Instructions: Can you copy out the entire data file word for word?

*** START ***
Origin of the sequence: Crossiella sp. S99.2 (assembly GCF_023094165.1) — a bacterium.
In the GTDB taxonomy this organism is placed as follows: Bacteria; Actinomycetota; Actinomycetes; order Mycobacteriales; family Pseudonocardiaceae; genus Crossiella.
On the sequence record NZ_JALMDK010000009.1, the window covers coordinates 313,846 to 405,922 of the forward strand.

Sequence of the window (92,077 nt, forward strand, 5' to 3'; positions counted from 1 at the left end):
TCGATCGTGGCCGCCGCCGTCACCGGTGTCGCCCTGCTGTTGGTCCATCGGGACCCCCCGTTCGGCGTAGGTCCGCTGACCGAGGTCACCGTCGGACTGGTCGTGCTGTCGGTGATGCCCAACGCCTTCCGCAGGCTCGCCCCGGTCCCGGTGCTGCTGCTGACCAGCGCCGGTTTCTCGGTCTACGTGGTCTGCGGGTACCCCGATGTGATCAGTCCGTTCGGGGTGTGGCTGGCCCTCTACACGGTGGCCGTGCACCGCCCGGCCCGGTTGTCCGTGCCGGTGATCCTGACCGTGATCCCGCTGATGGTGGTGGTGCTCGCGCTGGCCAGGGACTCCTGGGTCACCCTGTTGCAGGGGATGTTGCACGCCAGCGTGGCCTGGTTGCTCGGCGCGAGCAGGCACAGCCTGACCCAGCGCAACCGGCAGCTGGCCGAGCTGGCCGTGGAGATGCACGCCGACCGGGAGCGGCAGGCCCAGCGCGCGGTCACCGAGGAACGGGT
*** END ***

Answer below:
Origin of the sequence: Crossiella sp. S99.2 (assembly GCF_023094165.1) — a bacterium.
In the GTDB taxonomy this organism is placed as follows: Bacteria; Actinomycetota; Actinomycetes; order Mycobacteriales; family Pseudonocardiaceae; genus Crossiella.
On the sequence record NZ_JALMDK010000009.1, the window covers coordinates 313,846 to 405,922 of the forward strand.

Sequence of the window (92,077 nt, forward strand, 5' to 3'; positions counted from 1 at the left end):
TCGATCGTGGCCGCCGCCGTCACCGGTGTCGCCCTGCTGTTGGTCCATCGGGACCCCCCGTTCGGCGTAGGTCCGCTGACCGAGGTCACCGTCGGACTGGTCGTGCTGTCGGTGATGCCCAACGCCTTCCGCAGGCTCGCCCCGGTCCCGGTGCTGCTGCTGACCAGCGCCGGTTTCTCGGTCTACGTGGTCTGCGGGTACCCCGATGTGATCAGTCCGTTCGGGGTGTGGCTGGCCCTCTACACGGTGGCCGTGCACCGCCCGGCCCGGTTGTCCGTGCCGGTGATCCTGACCGTGATCCCGCTGATGGTGGTGGTGCTCGCGCTGGCCAGGGACTCCTGGGTCACCCTGTTGCAGGGGATGTTGCACGCCAGCGTGGCCTGGTTGCTCGGCGCGAGCAGGCACAGCCTGACCCAGCGCAACCGGCAGCTGGCCGAGCTGGCCGTGGAGATGCACGCCGACCGGGAGCGGCAGGCCCAGCGCGCGGTCACCGAGGAACGGGT